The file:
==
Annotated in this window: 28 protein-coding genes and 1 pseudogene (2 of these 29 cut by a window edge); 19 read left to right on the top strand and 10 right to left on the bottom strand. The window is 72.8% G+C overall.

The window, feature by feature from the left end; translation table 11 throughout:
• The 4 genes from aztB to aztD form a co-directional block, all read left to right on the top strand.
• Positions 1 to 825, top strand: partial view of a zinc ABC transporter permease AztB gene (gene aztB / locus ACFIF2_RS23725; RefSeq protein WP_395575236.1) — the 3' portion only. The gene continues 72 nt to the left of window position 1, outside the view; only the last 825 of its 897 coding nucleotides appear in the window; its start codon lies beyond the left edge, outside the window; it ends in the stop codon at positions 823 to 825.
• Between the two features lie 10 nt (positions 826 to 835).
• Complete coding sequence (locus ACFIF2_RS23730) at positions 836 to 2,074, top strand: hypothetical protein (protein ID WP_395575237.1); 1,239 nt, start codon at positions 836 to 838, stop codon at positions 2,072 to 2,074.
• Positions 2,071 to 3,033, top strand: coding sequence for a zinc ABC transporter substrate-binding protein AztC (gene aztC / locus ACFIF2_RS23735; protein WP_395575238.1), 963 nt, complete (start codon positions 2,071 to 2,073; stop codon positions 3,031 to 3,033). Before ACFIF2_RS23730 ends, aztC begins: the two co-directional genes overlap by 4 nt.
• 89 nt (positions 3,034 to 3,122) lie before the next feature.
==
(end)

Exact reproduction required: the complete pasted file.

Annotated in this window: 28 protein-coding genes and 1 pseudogene (2 of these 29 cut by a window edge); 19 read left to right on the top strand and 10 right to left on the bottom strand. The window is 72.8% G+C overall.

The window, feature by feature from the left end; translation table 11 throughout:
• The 4 genes from aztB to aztD form a co-directional block, all read left to right on the top strand.
• Positions 1 to 825, top strand: partial view of a zinc ABC transporter permease AztB gene (gene aztB / locus ACFIF2_RS23725; RefSeq protein WP_395575236.1) — the 3' portion only. The gene continues 72 nt to the left of window position 1, outside the view; only the last 825 of its 897 coding nucleotides appear in the window; its start codon lies beyond the left edge, outside the window; it ends in the stop codon at positions 823 to 825.
• Between the two features lie 10 nt (positions 826 to 835).
• Complete coding sequence (locus ACFIF2_RS23730) at positions 836 to 2,074, top strand: hypothetical protein (protein ID WP_395575237.1); 1,239 nt, start codon at positions 836 to 838, stop codon at positions 2,072 to 2,074.
• Positions 2,071 to 3,033, top strand: coding sequence for a zinc ABC transporter substrate-binding protein AztC (gene aztC / locus ACFIF2_RS23735; protein WP_395575238.1), 963 nt, complete (start codon positions 2,071 to 2,073; stop codon positions 3,031 to 3,033). Before ACFIF2_RS23730 ends, aztC begins: the two co-directional genes overlap by 4 nt.
• 89 nt (positions 3,034 to 3,122) lie before the next feature.